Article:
NLP for People Who Don’t Face Problems Well

Filed Under (Life Coaching & NLP) on 02-07-2012

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If you travel by air, you know that when your plane takes off, the pilot tells all the passengers to stay in their seats with their seatbelts buckled.  At times during the flight the pilot will warn “We expect turbulence for a few moments, so please stay buckled up.”  When you start any new lifestyle, job, business, or transition, you too will experience turbulence.   

Strong people expect to experience problems on their journeys to their goals / destinations. Weak people are surprised and dismayed when things don’t work out the way they had anticipated.  They become angry, lash out, blame others for their problems.  Some become depressed or irrational.  Your success is largely determined by your ability to effectively respond to problems as they arise.  Anyone can learn strategies to deal with problems effectively.

Firstly, expect to have problems, disappointments, temporary failures. Don’t be shocked, surprised, or angry when they occur. Instead take a deep breath, relax, and say, “let’s tackle this”.  Each time you solve a problem you will become more capable of solving even bigger problems.  The major reward you get for solving problems is the opportunity to solve even bigger problems.  Superior people are solution oriented.  They think about solutions and what can be done instead of problems and who is to blame.  They are future oriented and continually think in terms of the actions that they can take immediately to control the damage, minimize the problem, and move ahead.  One of the best strategies you can use is to practice mental preparation for problems.  Resolve in advance that no matter what happens, you will remain calm and relaxed.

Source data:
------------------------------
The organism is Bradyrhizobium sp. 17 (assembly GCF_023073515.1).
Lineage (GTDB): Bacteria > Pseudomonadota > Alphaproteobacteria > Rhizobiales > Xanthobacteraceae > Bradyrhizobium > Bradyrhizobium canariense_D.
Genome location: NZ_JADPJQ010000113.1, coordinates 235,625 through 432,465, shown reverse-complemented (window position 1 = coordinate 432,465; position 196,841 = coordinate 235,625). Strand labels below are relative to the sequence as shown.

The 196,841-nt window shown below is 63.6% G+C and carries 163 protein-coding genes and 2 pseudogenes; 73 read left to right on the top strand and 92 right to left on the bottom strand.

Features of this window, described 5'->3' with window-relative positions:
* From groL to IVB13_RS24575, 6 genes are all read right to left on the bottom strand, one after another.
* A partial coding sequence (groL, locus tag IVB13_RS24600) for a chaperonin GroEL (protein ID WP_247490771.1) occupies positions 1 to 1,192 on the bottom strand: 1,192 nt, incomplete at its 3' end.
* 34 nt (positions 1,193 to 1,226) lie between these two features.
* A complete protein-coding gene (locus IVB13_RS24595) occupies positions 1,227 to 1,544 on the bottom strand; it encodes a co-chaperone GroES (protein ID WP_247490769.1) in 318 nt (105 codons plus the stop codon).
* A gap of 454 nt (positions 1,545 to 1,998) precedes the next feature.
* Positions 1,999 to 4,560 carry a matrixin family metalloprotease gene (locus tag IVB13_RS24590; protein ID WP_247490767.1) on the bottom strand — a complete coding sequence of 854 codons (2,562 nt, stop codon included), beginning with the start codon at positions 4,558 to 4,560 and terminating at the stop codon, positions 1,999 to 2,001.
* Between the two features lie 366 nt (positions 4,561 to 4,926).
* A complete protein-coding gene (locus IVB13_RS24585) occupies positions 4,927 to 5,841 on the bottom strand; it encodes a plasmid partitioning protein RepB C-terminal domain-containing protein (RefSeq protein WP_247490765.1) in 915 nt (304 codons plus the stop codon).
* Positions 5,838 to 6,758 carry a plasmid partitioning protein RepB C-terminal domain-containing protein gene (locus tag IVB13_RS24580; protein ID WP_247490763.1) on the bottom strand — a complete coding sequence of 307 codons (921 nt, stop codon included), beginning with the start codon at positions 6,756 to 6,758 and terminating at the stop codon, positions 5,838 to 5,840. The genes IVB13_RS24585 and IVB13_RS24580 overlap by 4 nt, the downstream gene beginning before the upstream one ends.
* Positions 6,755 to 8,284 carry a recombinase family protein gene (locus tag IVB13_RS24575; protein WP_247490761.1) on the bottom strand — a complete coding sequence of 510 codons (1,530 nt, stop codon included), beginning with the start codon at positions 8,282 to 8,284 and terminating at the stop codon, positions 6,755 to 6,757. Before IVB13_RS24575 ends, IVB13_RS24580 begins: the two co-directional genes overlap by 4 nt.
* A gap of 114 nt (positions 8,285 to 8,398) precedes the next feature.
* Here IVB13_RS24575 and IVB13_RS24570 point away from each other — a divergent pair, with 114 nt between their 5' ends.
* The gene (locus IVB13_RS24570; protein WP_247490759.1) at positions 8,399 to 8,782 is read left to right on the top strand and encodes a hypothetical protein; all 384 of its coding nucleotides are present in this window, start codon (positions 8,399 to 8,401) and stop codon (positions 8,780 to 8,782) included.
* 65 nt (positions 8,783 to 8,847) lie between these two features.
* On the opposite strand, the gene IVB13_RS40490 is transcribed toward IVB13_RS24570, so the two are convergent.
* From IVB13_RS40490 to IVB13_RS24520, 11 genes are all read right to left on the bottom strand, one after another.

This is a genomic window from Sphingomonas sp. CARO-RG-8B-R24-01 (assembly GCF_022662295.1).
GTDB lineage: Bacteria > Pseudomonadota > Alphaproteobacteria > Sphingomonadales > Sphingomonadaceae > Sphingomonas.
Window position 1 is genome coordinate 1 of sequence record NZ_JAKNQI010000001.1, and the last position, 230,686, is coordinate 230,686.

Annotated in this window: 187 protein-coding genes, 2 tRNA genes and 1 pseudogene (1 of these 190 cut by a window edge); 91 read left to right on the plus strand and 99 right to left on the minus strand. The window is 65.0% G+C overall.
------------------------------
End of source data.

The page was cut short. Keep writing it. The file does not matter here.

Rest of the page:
When you deal with unexpected turbulence in your professional or personal life, you will keep calm, clear, and focused by asking questions rather than (over)reacting.  Firstly get the facts.  What exactly is the problem? How did it occur?  Sometimes the solution is contained within the problem.  The act of asking questions keeps you calm and in control.  Focus on the solution.

Once you have clearly defined the problem and pondered the actions you can take to solve or minimize it, the next step is to take responsibility for taking action or assign responsibility for taking action to someone else.  Think about actions you can take.  Just as a pilot facing turbulence keeps both hands on the wheel and the eyes on the gauges, when you experience problems, you must take command of your situation and ensure that you are flying in the right direction.  You become a pilot of your own destiny by effectively dealing with the inevitable storms that occur in your work and personal life. And if you feel that you still need a copilot for navigating through a current problem, contact me.

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